Towards neoclassical realist thinking in Russia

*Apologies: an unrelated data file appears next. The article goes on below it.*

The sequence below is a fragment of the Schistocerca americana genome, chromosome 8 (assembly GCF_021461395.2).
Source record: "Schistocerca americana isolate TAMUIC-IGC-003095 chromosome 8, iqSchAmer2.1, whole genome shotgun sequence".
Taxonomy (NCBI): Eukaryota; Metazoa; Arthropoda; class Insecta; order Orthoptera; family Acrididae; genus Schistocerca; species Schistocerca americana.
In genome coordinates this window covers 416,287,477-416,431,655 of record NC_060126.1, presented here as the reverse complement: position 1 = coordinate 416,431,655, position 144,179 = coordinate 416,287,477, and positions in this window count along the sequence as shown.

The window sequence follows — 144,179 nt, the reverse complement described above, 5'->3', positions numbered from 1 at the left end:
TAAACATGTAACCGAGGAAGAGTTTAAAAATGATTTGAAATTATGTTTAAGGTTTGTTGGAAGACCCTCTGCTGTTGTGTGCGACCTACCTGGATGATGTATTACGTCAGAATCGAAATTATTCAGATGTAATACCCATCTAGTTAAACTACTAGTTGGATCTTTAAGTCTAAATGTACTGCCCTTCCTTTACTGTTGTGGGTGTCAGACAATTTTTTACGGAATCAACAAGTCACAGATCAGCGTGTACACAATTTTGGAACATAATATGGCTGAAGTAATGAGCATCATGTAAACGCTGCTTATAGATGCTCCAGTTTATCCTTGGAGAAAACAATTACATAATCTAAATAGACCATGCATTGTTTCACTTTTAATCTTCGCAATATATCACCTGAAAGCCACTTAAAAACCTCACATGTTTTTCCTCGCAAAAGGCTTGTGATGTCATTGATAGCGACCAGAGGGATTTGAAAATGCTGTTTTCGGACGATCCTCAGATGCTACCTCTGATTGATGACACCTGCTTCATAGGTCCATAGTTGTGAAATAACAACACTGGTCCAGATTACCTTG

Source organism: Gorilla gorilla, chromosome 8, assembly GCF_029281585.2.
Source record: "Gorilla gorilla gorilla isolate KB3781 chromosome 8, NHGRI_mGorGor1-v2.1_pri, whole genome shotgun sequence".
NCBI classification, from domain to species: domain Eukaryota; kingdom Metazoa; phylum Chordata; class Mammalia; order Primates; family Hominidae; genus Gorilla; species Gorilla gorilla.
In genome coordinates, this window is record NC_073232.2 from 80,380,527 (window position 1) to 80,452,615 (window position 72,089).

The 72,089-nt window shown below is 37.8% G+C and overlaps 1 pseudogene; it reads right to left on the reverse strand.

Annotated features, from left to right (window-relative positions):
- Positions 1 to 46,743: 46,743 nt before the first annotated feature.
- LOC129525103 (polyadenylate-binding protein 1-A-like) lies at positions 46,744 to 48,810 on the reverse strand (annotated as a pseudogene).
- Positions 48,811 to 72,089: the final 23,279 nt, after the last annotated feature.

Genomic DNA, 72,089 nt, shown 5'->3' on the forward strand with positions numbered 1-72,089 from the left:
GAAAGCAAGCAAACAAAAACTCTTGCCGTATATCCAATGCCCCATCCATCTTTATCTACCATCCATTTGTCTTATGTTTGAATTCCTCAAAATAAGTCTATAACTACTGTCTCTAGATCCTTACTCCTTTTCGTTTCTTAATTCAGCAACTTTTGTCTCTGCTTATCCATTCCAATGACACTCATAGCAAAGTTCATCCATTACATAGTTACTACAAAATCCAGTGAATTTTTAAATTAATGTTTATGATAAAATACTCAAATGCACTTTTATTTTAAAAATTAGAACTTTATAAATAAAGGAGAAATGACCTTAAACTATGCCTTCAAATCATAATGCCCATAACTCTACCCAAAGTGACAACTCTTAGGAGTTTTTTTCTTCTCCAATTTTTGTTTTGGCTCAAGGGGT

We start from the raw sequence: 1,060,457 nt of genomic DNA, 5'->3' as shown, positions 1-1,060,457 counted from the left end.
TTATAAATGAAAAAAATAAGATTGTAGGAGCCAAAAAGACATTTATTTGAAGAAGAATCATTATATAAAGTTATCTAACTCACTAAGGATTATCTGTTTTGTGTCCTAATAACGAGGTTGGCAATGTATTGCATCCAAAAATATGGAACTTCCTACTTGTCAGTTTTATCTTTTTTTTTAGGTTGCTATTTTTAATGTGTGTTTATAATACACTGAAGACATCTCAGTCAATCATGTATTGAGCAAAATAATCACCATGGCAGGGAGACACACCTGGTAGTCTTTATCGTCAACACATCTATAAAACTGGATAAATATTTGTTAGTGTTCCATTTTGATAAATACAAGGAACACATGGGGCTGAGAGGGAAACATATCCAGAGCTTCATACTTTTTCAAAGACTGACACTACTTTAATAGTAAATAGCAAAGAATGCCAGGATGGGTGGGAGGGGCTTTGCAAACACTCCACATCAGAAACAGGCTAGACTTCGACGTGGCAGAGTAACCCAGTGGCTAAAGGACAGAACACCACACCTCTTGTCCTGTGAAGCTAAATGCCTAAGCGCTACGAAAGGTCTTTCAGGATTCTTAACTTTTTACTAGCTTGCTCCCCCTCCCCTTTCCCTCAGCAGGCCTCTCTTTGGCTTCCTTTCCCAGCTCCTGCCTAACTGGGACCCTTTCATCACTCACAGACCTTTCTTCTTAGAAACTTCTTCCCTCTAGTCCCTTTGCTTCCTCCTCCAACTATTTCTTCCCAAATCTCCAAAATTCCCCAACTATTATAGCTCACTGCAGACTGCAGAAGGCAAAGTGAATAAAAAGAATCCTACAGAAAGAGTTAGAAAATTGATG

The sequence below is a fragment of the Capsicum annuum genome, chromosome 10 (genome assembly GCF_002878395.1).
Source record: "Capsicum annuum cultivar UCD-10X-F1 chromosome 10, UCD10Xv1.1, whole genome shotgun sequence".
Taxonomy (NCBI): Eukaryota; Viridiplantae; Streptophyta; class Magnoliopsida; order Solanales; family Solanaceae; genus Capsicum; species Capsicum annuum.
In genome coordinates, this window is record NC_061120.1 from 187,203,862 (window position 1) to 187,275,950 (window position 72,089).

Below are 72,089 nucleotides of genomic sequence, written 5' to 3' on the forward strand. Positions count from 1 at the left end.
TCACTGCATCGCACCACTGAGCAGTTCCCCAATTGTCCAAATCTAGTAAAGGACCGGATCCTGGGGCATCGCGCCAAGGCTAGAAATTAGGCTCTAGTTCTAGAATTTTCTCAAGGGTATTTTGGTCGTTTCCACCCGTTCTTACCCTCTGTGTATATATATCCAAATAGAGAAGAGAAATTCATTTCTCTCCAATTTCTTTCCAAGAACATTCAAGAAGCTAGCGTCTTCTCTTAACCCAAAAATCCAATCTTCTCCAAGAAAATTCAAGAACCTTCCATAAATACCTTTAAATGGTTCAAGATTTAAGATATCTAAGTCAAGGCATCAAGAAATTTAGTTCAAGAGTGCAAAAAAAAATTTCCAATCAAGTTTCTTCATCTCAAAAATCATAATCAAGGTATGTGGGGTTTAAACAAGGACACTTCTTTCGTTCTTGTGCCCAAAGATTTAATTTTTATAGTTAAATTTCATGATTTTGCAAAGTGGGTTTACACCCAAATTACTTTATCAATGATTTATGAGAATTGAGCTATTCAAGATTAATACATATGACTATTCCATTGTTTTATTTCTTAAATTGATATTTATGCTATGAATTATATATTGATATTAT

In the final chapter of this volume Tatiana Romanova and Elena Pavlova bring a Russian perceptive on neoclassical realism. The country largely missed out on the first five decades of international relations theory due to a doctrinal focus on Marxist explanations. But after the fall of communism Realism has, according to the authors, swiftly acquired a central role in Russian IR studies. The authors argue that neoclassical realism is less used as a theory than as a tool to guide policy - and that, in this sense, neoclassical realism will be strengthening its positions. In what that to many (at least western) readers will be a genuinely new insights the authors point out three issues, which, according to them, shape the realist thinking in Russia: the authority of the state, personified in the strong president ; geopolitical and identity orientation; and the peculiarities of Russian interests articulation. They examine how these three categories manifest themselves in various realist discussions on the three key issues for Russia (polarity, national interests and neighbourhood). Romanova and Pavlova conclude that the popularity of neoclassical realist thinking and its future potential in Russia is provided by foreign-policy practice, not by academic studies.